In his last years, Sir Arthur C. Clarke predicted that the space elevator will be built "about 10 years after everyone stops laughing". We believe people will stop laughing once a proper tether is demonstrated, and we think that this will happen within 5 to 10 years.
The other point to note is that "will be built" should really be "can be built", because as always, technology is only a necessary condition -- not a sufficient one. It's a matter of political and popular will for mankind to venture into space. The space elevator offers us almost infinite promise, but it's up to us to take the initiative and benefit from this promise.
By far, the tallest hurdle we have to clear on the way to building the Space Elevator is the development of a suitable tether material. The characteristic we are most concerned with is the strength-to-weight ratio of the material, also known as its specific strength, or tenacity. Steel wire, for example, can be very strong, but is also very heavy, so is not a good candidate. Spectra 2000 fiber, in comparison, is a little bit stronger than steel, but what's more important, is about 8 times lighter, making it a much more suitable candidate, though not quite good enough.
We measure strength-to-weight using a unit called a Yuri. (After Yuri Artsutanov, who proposed the Space Elevator in 1960). One Million Yuris, or a Mega-Yuri is somewhere between steel wire (0.5 MYuri) and Spectra (3.5 MYuri). To build a Space Elevator, we need a tether that is about 40 MYuri strong. In a pinch, we could perhaps do with a tether that is 30 MYuri strong. The best of today's materials is less than 4 MYuri strong.
(In other fields, it is more common to see the units of GPa-cc/g and N/Tex, both of which are equivalent ot a MYuri)
Our first goal is the production of a CNT-based tether that is at least twice as strong as today's best materials. We'd like to see this done in the coming years, perhaps as soon as 2010. This is also the target of the Spaceward tether challenge.
It is hard to predict how long it will subsequently take to get to a strong enough tether, but based on the measurements of real CNTs, this will be a relatively quick process, so we estimate people will finally stop laughing in or about the year 2015... Adding in a 5-year detailed design period, this puts the beginning of construction around the year 2020 - 2025.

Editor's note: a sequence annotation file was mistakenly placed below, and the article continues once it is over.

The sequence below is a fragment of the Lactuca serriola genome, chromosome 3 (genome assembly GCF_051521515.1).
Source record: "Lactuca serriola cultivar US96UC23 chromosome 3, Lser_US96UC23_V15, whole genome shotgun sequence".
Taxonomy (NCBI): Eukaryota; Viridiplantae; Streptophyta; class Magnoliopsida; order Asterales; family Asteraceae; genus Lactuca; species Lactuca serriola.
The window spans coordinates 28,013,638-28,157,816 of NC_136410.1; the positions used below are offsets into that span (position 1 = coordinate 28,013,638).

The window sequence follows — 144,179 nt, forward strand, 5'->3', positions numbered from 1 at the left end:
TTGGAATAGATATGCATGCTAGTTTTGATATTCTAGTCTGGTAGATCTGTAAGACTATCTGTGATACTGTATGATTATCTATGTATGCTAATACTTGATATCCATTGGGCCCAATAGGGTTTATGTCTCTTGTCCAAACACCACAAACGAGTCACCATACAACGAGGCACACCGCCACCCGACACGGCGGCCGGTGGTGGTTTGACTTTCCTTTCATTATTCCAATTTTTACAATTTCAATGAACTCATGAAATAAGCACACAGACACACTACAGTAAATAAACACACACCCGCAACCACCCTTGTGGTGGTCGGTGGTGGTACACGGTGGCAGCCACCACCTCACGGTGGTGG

While the Space Elevator is the world's longest structure, it is one of the world's simplest! All in all, we estimate the entire program to cost less the $10B - a small amount compared to the development and construction costs of programs like the Space Shuttle, the ISS, or even "regular" rockets.
1960 article by Yuri Artsutanov
proposing the Space Elevator.
(Thanks to Roger Gilbertson)
Space Elevator tether challenge, 2006
In the chart below, we track the state of the art in advanced materials. The diagonal line is a "reference curve" that depicts a 50% yearly improvement in the specific strength of materials, starting off at what is available today (2005). This reference curve is not a prediction - it is simply something to compare with.
As far as material properties go, this is an extremely fast growth curve. Since Carbon Nanotubes are a new class of materials, we do not expect real-life results to follow this smooth gradual curve, but rather advance in larger steps. With a theoretical limit of about 200 GPa-cc/g, the potential of CNTs exceeds our goal, and just like early metals or plastics, the initial improvement in material properties will be very fast.
In the next few years, we will have a more complete picture of whether CNT materials were able to advance at a 50% yearly rate, and whether we encounter fundamental roadblocks that will prevent further advances.
In addition to the reference curve, we plot the following types of data points:
- In Blue, we show numbers measured at the Elevator:2010 competition.
- In Red, we show spec-sheet data for commercial off-the-shelf products.
- In Purple, we show published measurements and analysis results.
- In Green, we show Space Elevator goals.
New!!! Two recent data points, #10 and #11!
The Tether Strength Table
Data Point References
When building a Space Elevator, the higher the load that the tether can take, the smaller the Taper Ratio, and the lighter the overall Elevator. Beyond a taper ratio of 5, the Space Elevator starts to get very bulky compared to its payloads. Based on this, in order to build the Space Elevator, we need a material we can load with at least 30 MYuri and with a safety factor of 50%, this means a Specific Strength of 45 MYuri. There's no "must have" requirement though - the stronger the material, the less the overall elevator will weigh.
With a 100 MYuri material, the Space Elevator tether will weigh less than 1/3 what it would have weighed if constructed from a 50 MYuri material. With a only a 25 MYuri material, the elevator will be heavier by an additional factor of 5.6. Looking at it another way, a 100 MYuri elevator can lift its own weight to orbit in 6 months. A 25 MYuri Space Elevator needs almost 20 years to do the same.
In short - we need to reach the Green numbers on the right side of the graph using macroscopic tethers. To date, theoretical modeling and micro-scale measurements are promising, and the latest results out of Cambridge are very impressive.
We will keep watching!